Cardinal Joseph Ratzinger, prefect of the Vatican Congregation forthe Doctrine of the Faith, made the statement in an unusual "meditation"printed on the front page of the Vatican newspaper L'Osservatore Romano.
In the article, "The Inheritance From Abraham, the Gift ofChristmas," the German-born prelate strongly condemned anti-Semitism,which he blamed for the failure of some Christians to help Jews duringthe "atrocity" of the Holocaust.
But, he said, it may be due to the Holocaust that "a new vision ofrelations between the church and Israel was born, a sincere will toovercome every type of anti-Judaism and to open a constructive dialogueof reciprocal knowledge and reconciliation."
"To be fruitful, such a dialogue must start with a prayer to our Godthat he gives first of all to us Christians a greater esteem and lovetoward this people, the Israelites," he said. "We pray equally that hegives also to the children of Israel a greater knowledge of Jesus ofNazareth, their son and gift that they have made to us."
Ratzinger's warm tone and repeated emphasis on Christianity's rootsin Judaism appeared aimed at easing severe strains caused by thecontroversial document on salvation that his congregation issued inSeptember. The "Declaration Dominus Iesus" asserted the primacy ofCatholicism and said followers of other religions are in a "gravelydeficient situation" regarding salvation.
"The entire story of salvation," Ratzinger said in his newstatement, "had Israel as its initial protagonist. For this reason, thevoices of Moses and the prophets have resonated in the liturgy of thechurch from the beginning until today; Israel's Book of Psalms is alsothe church's great book of prayer."
"Even if the ultimate, execrable experience of the Shoah (Holocaust)was perpetrated in the name of an anti-Christian ideology that sought tostrike the Christian faith at its roots in the people of Israel, itcannot be denied that a certain insufficient resistance by Christians tothis atrocity is explained by the anti-Judaism present in the soul ofmore than a few Christians," he said.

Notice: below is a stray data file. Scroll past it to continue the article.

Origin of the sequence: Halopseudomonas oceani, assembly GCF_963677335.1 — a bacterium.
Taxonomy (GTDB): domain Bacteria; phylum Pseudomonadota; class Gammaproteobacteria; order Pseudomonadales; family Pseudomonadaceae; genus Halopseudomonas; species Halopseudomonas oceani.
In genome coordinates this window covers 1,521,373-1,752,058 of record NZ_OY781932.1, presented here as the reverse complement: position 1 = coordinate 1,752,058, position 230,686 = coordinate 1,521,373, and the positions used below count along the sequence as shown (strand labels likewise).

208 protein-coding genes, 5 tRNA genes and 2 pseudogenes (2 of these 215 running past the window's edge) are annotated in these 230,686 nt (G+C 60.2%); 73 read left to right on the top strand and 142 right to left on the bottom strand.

Ratzinger's acknowledgment of the failures of Christians to come tothe aid of Jews echoed a statement on the Holocaust issued by theVatican Commission for Religious Relations With the Jews in 1998.
Many Jewish leaders criticized the statement on the grounds that thechurch did not itself accept guilt for Catholics' complicity in theHolocaust and offer a full apology.
The declaration on salvation, issued Sept. 5, and Pope John PaulII's beatification two days earlier of Pius IX, the 19th century popewho severely restricted the civil and religious rights of Jews living inthe papal states, caused renewed anger. In protest, two rabbis droppedout of a scheduled symposium on dialogue between Christians and Jews,forcing the Vatican to cancel the Holy Year event.
Although the pope strongly endorsed "Dominus Iesus," he has been atpains to reassert the Vatican's commitment to ecumenical and interfaithdialogue. He told his general audience on Dec. 6 that the gospel teachesthat "those who live in accordance with the Beatitudes will enter God'sKingdom."
In his meditation, Ratzinger said that because of their joint beliefin the Old Testament, dialogue between Christians and Jews "is placed ona different plane with respect to those with other religions." He saidthat although Islam also is descended from Abraham, "it has taken adifferent road that requires other parameters of dialogue."